Sleep has been the bane of my existence ever since I was a child and I have spent a lot of my life trying to sleep when my body has other ideas; an annoying side effect of having manic depression. I have spent a lot of time researching sleep and trying strategies that work. Sleep behaviors are on the list of symptoms for both depression and mania. Lack of sleep triggers symptoms of mental illnesses and makes existing symptoms worse so getting enough sleep is very important to the mental health of someone living with any mental disorder such as depression, anxiety and bipolar disorder.

The latest research suggests that a sleep routine that keeps our circadian rhythms (internal clock) on a regular schedule, also keeps the mind on an even keel. Lack of sleep makes people more susceptible to illness and more prone to cause intentional and non-intentional injuries. Driving sleepy is just as dangerous as driving drunk. Anyone who has ever had a late night out knows how hard it is for the brain to work the next day.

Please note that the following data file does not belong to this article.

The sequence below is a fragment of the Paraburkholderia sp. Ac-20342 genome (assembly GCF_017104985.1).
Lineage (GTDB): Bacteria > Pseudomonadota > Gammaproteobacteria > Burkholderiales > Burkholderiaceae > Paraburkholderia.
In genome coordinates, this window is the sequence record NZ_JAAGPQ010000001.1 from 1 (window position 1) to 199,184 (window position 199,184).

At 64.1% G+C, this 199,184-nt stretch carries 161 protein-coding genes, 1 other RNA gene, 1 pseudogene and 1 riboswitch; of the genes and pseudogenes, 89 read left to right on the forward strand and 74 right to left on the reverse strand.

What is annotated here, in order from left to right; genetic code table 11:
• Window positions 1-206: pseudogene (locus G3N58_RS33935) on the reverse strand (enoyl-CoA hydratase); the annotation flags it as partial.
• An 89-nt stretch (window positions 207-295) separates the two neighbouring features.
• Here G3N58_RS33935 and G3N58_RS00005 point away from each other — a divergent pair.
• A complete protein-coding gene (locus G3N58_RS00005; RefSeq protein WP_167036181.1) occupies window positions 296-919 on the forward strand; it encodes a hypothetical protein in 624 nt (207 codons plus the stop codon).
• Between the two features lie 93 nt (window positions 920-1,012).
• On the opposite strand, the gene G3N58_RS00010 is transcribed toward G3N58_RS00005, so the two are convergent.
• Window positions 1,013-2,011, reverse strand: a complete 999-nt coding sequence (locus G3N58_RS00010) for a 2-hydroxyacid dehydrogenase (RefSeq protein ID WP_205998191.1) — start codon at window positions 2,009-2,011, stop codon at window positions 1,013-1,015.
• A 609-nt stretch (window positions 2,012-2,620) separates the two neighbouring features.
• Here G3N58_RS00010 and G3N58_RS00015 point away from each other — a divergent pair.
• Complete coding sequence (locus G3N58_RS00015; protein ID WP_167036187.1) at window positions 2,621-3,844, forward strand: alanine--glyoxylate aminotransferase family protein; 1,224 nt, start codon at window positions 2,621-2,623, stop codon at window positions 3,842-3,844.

Tips for A Good Night's Sleep

When you can't sleep it can be very frustrating. You toss, turn, get up, lie down and stare at the ceiling knowing you are going to wake up tired and functioning at less than your best. By developing a sleep routine; and at a minimum your sleep routine should include the following:

  • Going to bed at the same time each night and getting up at the same time each morning. Everyday. No changes on weekends. This sets your internal time clock (circadian rhythms) and helps keep your moods on an even keel and your brain sharp in the morning.
  • Give yourself 30 - 60 minutes to prepare for bed and find a way of developing a habit in terms of the sequencing of your preparation. The point is to slow down the body so it is ready to go to bed. For example, you could start by taking your medications (in particular, medications that make you drowsy) so they have some time to take effect before getting into bed? Or if they are quick acting you may want to take them last. Make sure you have set your alarm or put a glass of water by the bed. It may sound simple but urinating right before bed decreases the likelihood of needing to get up in the middle of the night to make a trip to the bathroom.